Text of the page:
The pension fund for collapsed UK retailer BHS has secured an £800m (€895m) insurance buyout, securing member benefits and drawing a line under part of one of the country’s most high profile pension scandals of recent years.
Pension Insurance Corporation (PIC), a specialist insurer, announced over the weekend that it had fully secured benefits for roughly 9,000 members of the British Home Stores (BHS) pension scheme, known as the BHS2 Scheme.
BHS2 was set up last year following the collapse of the UK high street chain. Pension assets were transferred from two original schemes to the new vehicle along with a £363m cash injection from former owner Sir Philip Green. Sir Philip – who sold BHS in 2015 – made the contribution following public criticism from politicians and the national media.
Chris Martin, executive chairman of independent trustee firm ITS and a trustee of the BHS2 Scheme, said the buyout was completed “far earlier than expected”.
“It has always been our goal to deliver the best possible outcome for the members of this scheme,” Martin said. “A buyout guarantees member benefits under the BHS2 Scheme, and is the most secure solution for the members of this scheme.”
Martin was also chair of the original BHS schemes.
The BHS2 Scheme’s actuary, Ben Pullen, partner at Barnett Waddingham, added: “An attractive pricing opportunity existed in the bulk annuity market, and so we proactively assisted the trustee to take advantage of the opportunity to insure member benefits.
“Reaching this outcome for the BHS2 Scheme so early is a testament to the combined efforts of all parties involved.”
Uzma Nazir, head of origination structuring at PIC, said the scheme’s trustee board had “done an excellent job of managing the assets and liabilities”.
Roughly 2,100 BHS scheme members remained with the old pension schemes, which are now in the Pension Protection Fund’s assessment period. The PPF forms a safety net for defined benefit (DB) schemes when their sponsors are declared bankrupt.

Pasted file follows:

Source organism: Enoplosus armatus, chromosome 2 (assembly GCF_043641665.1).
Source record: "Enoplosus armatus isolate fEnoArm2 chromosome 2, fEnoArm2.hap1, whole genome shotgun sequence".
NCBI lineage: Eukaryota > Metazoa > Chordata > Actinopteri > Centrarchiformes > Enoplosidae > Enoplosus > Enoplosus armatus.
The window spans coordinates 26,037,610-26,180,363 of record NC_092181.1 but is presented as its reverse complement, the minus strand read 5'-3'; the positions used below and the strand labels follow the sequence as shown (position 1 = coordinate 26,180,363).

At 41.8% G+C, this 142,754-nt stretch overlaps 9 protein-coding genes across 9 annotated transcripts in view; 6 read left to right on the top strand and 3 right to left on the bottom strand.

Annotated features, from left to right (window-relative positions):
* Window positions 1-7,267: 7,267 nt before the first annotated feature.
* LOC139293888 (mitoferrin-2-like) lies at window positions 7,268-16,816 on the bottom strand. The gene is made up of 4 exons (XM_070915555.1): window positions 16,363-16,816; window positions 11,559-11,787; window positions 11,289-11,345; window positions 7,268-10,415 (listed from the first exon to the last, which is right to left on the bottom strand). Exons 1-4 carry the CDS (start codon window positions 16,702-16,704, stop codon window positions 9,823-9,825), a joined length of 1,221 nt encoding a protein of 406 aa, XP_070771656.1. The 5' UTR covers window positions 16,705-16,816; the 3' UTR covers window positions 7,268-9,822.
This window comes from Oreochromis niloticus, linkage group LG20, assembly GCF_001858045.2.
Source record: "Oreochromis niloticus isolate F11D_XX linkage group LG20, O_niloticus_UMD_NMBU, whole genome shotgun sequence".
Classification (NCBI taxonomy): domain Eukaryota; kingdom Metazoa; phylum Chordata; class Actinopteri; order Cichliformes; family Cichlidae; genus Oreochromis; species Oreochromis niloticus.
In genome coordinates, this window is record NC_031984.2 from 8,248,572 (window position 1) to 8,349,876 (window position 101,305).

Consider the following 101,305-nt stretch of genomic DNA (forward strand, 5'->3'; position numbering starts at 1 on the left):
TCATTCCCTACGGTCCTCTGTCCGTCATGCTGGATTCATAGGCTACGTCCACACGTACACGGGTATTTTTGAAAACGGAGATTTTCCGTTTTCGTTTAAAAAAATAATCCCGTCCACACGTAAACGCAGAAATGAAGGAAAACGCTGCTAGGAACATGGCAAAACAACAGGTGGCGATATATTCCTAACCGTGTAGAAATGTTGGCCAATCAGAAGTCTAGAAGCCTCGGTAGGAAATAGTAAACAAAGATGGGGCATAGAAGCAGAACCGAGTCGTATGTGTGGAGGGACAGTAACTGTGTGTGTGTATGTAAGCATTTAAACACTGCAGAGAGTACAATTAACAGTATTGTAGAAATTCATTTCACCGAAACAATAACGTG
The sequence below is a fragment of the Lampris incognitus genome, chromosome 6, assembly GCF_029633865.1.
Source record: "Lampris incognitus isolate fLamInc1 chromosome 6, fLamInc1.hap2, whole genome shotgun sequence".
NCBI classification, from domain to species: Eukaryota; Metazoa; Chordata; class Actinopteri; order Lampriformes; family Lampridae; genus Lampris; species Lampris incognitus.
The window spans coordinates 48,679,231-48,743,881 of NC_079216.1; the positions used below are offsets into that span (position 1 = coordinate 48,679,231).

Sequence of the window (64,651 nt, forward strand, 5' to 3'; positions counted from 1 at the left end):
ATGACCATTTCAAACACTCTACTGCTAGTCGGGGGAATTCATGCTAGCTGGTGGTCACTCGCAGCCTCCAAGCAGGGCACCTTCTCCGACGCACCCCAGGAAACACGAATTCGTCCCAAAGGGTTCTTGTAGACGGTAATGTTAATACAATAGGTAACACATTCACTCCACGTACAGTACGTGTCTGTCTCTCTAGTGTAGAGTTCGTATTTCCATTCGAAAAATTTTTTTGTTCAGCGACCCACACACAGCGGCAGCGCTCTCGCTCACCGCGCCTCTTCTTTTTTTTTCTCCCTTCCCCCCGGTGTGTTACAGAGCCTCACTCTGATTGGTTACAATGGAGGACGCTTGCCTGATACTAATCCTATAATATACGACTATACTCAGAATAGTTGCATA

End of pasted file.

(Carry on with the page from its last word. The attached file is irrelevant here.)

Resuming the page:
A very British pension scandal
BHS’s pension funds were thrown into the spotlight in 2016 when the high street retailer collapsed into administration a year after it was bought for the nominal fee of £1 by Retail Acquisitions Limited.
Sir Philip Green – whose Arcadia Group was the previous owner of BHS – was summoned to appear in front of a committee of MPs to answer questions about his involvement in the sale and approach to funding the pension schemes. He later agreed with the Pensions Regulator (TPR) to pay the £363m into the new scheme.
Dominic Chappell, director at Retail Acquisitions Limited, also appeared in front of MPs and has since been fined by TPR for failing to provide the watchdog with information relating to the firm’s purchase of BHS.
The BHS case has fed directly into recent government policy regarding the regulation of DB schemes. In a white paper published in March, the UK’s Department for Work and Pensions said it would legislate to introduce a new criminal offence “to punish wilful or grossly reckless behaviour of directors” in relation to a DB scheme.
The department also pledged to grant TPR more powers to fine directors and companies “to tackle irresponsible activities that may cause a material detriment to a pension scheme”.